Photo: Mission Lifeline

There was some legal discussion about the incorrect use of the term “piracy” in the case of the El Hiblu 1 rescued passengers who got the captain of the ship to sail towards Malta. The term was wrongly used by the Maltese armed forces and by Matteo Salvini.

In simple terms, you can’t have piracy if you only have one ship or if the incident happens in a country’s territorial waters. In this case, you only had one ship and the incident happened in Libyan waters.

What’s interesting — and rather disturbing — is that under Maltese criminal law, whatever the local authorities believed has happened on the El Hiblu 1 amounts to a “terrorist activity”.

This legal review by Valentin Schatz points out this is not a matter under international maritime law jurisdiction but just the way the law is written in Malta. And, rather diplomatically, says that “at first glance, it would seem unusual to bring terrorism-related charges against persons resorting to intimidation presumably in order to avoid serious harm of their own”.

Unusual. Quite.

It seems to me that the application of the term “terrorist activity” to this situation perverts what is intended by the term in the first place. Clearly, the law wants to provide for harsh punishment for someone who — likely using weapons or the threat of the use of weapons —places the lives of people in danger for some political end.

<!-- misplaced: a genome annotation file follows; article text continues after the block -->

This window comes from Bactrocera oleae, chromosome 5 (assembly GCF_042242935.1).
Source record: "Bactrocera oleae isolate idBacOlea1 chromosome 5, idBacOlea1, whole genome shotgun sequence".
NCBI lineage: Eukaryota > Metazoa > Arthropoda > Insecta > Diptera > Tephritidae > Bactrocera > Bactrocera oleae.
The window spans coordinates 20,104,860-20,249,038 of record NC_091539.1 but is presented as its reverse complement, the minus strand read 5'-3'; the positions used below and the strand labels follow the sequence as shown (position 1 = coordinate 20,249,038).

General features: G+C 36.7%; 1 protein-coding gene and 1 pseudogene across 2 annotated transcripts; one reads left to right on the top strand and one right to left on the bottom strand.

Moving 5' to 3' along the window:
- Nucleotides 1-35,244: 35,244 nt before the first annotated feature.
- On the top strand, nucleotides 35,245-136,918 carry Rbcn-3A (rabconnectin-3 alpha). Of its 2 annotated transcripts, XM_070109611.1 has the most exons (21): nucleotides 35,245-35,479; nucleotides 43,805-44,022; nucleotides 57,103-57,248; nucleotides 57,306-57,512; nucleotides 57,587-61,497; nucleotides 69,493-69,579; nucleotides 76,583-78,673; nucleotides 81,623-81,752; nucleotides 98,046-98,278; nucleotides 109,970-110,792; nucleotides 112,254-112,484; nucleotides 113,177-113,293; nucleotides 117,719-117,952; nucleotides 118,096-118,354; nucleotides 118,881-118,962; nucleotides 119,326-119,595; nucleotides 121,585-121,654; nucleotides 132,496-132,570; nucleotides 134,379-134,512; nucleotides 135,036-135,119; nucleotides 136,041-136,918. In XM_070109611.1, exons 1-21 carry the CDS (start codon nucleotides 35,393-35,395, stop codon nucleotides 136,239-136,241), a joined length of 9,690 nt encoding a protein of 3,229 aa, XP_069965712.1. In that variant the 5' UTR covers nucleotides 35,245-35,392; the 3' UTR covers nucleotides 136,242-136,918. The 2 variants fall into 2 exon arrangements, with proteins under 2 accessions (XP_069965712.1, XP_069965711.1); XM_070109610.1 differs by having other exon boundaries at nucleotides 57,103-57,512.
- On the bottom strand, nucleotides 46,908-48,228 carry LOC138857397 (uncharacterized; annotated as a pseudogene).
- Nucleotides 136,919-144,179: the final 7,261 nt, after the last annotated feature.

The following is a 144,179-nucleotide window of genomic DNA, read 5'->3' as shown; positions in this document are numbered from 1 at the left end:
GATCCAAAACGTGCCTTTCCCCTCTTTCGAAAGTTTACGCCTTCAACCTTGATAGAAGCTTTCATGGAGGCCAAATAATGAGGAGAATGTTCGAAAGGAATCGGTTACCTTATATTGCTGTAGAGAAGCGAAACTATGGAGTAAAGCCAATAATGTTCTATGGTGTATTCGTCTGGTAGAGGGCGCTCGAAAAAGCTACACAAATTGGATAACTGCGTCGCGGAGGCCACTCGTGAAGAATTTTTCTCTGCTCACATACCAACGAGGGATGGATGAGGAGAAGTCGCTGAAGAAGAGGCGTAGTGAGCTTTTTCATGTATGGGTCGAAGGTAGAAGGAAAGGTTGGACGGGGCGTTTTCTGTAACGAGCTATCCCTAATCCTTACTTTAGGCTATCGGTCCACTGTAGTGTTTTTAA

Now I would agree with the broadest application of the term ‘political’. But to go as far as saying that the act of seeking to save oneself from slavery, torture or death is a political end the pursuit of which, even with the use of (unarmed) intimidation, amounts to terrorism is both unfair and ridiculous.

These teenagers are looking at spending a minimum of 7 years in prison. Maybe far longer than that.

Granted their behaviour, if the occurrences turn out to be as we understand them to have happened, is not to be encouraged. But surely we need to take into account why they asked to be brought to Malta and perhaps asked for that direction rather less than politely.

If we send three young men who were running for their lives to several years in prison, convicting them of terrorism when all they wanted was to land somewhere that would not send them to a cell, we’re going to have a lot of explaining to do.